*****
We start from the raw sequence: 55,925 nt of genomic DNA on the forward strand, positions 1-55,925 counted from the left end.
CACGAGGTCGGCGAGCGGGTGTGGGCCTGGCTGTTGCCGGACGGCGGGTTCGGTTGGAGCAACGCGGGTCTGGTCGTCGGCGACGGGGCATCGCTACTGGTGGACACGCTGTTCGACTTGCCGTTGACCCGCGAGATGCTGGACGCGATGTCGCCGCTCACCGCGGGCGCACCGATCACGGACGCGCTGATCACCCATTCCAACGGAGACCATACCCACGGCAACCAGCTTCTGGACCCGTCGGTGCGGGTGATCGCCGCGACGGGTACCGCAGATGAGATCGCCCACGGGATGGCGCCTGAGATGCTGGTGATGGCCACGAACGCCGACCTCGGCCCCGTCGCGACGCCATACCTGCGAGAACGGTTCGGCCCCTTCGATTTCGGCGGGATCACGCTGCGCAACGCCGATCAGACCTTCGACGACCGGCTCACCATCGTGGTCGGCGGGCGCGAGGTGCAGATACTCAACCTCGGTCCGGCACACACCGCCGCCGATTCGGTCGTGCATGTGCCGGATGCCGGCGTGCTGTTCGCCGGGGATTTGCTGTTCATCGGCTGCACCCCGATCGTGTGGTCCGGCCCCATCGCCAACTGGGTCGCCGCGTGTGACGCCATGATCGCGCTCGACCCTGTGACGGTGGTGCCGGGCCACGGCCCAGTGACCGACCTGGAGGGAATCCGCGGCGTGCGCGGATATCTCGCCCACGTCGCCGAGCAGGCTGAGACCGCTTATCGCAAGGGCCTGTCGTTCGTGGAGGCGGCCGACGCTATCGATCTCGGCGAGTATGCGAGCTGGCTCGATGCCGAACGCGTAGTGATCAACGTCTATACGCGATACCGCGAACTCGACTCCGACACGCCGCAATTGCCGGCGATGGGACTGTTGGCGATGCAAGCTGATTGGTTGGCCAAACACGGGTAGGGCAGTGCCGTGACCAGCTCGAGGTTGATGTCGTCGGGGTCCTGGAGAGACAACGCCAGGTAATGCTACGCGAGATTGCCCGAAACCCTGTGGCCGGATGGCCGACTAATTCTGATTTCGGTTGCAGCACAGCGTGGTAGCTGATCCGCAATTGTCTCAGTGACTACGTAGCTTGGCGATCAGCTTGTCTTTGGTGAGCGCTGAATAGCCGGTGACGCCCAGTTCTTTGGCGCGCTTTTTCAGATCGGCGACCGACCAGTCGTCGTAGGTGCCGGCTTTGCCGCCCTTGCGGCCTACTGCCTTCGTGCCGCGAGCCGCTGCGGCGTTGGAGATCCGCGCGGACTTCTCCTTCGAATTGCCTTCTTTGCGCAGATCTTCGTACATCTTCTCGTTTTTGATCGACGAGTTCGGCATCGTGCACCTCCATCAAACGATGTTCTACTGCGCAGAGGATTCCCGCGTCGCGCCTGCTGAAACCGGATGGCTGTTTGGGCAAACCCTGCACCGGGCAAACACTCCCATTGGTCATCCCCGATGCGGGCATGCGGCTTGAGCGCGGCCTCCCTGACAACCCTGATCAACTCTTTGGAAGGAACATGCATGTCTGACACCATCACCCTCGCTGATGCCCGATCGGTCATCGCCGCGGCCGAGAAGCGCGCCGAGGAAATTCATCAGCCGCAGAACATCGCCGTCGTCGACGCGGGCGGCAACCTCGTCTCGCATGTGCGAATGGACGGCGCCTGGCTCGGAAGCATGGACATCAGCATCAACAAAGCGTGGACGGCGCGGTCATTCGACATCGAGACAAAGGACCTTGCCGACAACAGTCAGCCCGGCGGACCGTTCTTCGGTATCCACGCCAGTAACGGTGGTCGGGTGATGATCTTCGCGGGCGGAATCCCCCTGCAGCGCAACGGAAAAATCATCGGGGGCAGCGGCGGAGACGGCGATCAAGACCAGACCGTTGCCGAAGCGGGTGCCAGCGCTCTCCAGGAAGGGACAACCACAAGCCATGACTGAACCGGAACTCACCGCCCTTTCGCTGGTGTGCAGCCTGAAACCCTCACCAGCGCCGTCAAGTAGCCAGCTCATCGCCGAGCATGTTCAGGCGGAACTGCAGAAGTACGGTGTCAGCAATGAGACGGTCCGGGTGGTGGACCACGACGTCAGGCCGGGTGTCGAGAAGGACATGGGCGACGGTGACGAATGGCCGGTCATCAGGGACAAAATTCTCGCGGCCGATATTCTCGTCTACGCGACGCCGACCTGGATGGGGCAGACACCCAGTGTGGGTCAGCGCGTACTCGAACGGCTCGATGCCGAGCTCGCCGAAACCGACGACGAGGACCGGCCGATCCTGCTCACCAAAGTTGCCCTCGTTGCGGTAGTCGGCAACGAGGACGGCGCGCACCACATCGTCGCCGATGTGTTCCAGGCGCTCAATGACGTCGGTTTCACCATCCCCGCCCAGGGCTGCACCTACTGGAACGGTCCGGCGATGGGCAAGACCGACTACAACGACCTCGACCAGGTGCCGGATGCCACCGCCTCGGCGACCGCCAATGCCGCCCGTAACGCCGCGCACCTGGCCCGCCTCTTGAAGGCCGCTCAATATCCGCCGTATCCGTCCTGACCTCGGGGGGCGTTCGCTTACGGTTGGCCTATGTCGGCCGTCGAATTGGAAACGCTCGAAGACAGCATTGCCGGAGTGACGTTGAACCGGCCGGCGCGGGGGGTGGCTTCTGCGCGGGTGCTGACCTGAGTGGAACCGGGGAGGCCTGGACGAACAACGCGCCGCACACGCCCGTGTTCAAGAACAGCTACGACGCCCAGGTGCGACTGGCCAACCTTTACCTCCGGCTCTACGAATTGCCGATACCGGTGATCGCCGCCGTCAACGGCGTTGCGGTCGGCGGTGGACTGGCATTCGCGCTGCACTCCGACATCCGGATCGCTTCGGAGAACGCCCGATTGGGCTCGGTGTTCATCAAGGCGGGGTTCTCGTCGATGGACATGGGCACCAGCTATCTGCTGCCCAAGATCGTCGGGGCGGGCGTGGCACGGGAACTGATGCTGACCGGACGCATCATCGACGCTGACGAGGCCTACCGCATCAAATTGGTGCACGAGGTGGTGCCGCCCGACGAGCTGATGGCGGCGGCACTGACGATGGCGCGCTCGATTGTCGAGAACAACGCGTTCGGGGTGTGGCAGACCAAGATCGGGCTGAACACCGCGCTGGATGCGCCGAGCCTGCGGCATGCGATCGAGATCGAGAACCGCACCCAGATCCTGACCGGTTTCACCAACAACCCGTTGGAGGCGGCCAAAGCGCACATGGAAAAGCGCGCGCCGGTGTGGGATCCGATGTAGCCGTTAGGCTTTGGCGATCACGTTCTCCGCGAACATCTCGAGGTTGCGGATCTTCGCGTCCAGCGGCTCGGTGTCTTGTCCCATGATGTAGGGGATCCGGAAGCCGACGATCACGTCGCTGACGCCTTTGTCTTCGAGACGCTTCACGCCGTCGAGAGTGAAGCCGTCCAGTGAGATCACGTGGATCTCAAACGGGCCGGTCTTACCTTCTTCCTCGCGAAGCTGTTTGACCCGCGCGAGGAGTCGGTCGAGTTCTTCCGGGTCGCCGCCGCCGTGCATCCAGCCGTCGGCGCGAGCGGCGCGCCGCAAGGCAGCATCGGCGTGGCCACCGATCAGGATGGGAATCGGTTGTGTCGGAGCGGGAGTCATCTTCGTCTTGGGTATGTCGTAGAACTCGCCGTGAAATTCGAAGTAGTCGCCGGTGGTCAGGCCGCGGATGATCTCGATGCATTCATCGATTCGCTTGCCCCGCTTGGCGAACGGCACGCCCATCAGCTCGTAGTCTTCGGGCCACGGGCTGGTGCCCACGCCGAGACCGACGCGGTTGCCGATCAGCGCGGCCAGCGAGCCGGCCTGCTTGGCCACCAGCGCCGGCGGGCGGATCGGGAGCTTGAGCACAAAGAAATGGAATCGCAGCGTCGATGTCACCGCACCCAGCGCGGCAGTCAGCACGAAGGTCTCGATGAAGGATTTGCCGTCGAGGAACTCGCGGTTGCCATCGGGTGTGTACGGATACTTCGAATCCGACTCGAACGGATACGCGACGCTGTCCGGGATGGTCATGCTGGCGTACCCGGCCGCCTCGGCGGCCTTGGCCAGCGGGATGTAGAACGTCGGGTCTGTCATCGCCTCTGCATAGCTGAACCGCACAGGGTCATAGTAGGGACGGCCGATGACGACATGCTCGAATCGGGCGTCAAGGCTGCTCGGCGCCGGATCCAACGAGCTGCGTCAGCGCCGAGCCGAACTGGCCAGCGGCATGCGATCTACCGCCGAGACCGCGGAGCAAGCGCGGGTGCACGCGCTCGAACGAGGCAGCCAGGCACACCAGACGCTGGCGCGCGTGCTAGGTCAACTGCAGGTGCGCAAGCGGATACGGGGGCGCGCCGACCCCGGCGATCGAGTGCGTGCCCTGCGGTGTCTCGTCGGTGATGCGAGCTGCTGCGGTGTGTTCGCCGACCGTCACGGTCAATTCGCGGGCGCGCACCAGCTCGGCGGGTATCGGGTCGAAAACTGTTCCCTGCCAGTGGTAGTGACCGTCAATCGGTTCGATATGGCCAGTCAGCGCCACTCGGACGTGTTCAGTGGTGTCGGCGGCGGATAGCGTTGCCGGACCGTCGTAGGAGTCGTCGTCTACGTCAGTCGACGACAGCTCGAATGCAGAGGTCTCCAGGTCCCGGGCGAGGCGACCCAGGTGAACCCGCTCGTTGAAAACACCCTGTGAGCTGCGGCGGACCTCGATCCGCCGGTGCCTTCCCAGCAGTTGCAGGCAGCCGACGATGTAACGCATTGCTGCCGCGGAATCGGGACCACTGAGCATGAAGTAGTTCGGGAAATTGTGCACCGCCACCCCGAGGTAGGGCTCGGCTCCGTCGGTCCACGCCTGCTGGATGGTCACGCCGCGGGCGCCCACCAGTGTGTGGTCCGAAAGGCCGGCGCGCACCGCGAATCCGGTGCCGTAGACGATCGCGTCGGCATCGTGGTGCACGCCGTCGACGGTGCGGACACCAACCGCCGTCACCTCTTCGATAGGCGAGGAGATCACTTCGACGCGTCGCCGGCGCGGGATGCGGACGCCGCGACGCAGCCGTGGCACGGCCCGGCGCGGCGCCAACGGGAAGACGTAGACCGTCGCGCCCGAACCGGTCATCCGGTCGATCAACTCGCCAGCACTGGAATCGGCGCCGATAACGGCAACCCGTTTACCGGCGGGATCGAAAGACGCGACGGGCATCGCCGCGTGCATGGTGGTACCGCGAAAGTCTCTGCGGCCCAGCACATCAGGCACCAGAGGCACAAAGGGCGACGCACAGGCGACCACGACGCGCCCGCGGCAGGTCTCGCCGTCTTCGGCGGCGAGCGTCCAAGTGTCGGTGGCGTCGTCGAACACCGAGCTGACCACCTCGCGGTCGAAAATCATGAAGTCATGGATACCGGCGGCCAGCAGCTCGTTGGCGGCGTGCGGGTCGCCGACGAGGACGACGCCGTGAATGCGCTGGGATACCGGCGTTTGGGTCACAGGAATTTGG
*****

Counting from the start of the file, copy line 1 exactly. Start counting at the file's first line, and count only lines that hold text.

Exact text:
We start from the raw sequence: 55,925 nt of genomic DNA on the forward strand, positions 1-55,925 counted from the left end.